Guest Editorial -- Fall 2002, XIII, 1 (Lester Brown)

By John Rohe
Volume 13, Number 1 (Fall 2002)
Issue theme: "Earth policy in the making: highlighting the work of Lester Brown"

One of the penalties of an ecological education is that one lives alone in a world of wounds.

-Aldo Leopold, Round River

As the laws of gravity press against the stock market, our financial community serves up healthy assurances of continued economic growth and prosperity. Meanwhile, Lester Brown keeps a finger on the pulse of the planet. He counters with the observation that economic progress has exacted environmental losses along the way.

Narratives of the blessings of economic growth line financial news pages. Brown's bird's-eye view elevates him to another plane. From this perch, a frayed web of life comes into view. He observes that our lives remain perilously embedded in a fragile system.

With a $500,000 grant from the Rockefeller brothers in 1974, Brown founded the WorldWatch Institute to maintain statistics on the globe's life-supporting systems. He recently formed the Earth Policy Institute (EPI) to formulate new economic policies. As the reality of a finite planet collides with the aspiration for perpetual resource depletion, Brown envisions a radical change in our world view. EPI will likely be on the front lines of this paradigm shift.

The gravity of Brown's determination is gleaned from between the lines. When depressing a fuel pump nozzle, he likely feels implicated in tense geopolitical complexes with weapons of mass destruction poised to defend the depletion of non-renewable natural resources. When he flicks on a light switch, his conscience might confront neurological diseases caused by mercury contamination descending upon lakes and streams from coal-fired power plants. When grilling a steak on a steamy summer afternoon, he possibly becomes entangled with the livestock farmers who are clearing forests, causing groundwater contamination, and contributing to global warming.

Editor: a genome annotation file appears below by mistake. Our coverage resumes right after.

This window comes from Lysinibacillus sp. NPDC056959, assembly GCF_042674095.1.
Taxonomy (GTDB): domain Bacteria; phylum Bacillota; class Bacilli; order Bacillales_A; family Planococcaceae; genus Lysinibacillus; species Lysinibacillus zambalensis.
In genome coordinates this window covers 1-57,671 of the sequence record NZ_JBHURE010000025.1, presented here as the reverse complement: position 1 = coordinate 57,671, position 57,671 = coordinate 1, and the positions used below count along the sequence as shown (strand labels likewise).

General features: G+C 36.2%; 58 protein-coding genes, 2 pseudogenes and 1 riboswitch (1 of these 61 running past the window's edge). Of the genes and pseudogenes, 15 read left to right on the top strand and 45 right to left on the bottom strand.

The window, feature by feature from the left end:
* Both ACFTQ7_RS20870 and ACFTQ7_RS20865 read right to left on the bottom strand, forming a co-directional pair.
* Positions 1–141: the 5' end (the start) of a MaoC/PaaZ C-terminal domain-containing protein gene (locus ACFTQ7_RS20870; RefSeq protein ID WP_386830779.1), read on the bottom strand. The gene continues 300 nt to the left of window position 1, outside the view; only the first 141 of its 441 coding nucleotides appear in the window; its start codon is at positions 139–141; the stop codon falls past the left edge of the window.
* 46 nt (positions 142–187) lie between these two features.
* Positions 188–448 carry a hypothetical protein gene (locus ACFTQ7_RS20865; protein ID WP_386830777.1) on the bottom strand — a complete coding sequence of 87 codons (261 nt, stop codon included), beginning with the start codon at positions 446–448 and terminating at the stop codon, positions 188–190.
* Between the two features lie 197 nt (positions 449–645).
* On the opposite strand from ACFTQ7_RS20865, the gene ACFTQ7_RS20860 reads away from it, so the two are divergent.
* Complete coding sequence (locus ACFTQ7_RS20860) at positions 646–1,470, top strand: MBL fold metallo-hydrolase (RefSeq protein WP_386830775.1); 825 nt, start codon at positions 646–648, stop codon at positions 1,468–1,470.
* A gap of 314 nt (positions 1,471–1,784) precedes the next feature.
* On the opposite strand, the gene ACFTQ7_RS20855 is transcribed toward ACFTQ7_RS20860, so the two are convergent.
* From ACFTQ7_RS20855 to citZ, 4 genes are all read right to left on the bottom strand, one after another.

This issue of The Social Contract features five of Lester Brown's recent writings. He reports on the garbage capital of the world (New York), China's dust bowl, history's greatest investment opportunity in future resources, an optimistic insight into the world wind-generating capacity, and an excerpt from his latest work, Eco-Economy - the book that has become the mission statement of the Earth Policy Institute. Each article provides an insight into one of our great challenges, even as it offers a glimpse into one of the most perceptive minds of our times. Brown has granted The Social Contract an interview in which his personal history and motivational criteria are explored.

Investment promoters and other obligated optimists operate on the unexamined assumption that a finite planet can accommodate all of our hopes and aspirations. Lester Brown strikes back. The specter of global destruction rises to assert itself against his conscience. Yet he wields but a single weapon his mighty pen. With the power of the word he tirelessly challenges conventional wisdom.

As readers of the accompanying interview will learn, Brown has now become an advocate for more growth. Yes, more growth! Another pro-growther, but of a different stripe. He is now waging a battle for more growth in renewable energy, growth in recycling, growth in responsible agricultural practices, and growth in concern for the future. Under his definition, our finite globe might in fact have the resilience to accommodate perpetual growth.

Concerned readers will want to bookmark Brown's web site at and avail themselves of his frequent "Alerts" which are articles and essays about recent developments in the struggle to balance human welfare with the carrying capacity of planet Earth.

In this quarter's issue, The Social Contract tips its hat to the ingenuity, the resourcefulness, the spirit, the determination, and ultimately, the compassion for the future so generously shared by Lester Brown.

About the author

John F. Rohe is an attorney in Petoskey, Michigan, with a long-standing concern for the environment. He is author of a biography of MaryLou and John Tanton, available from The Social Contract Press.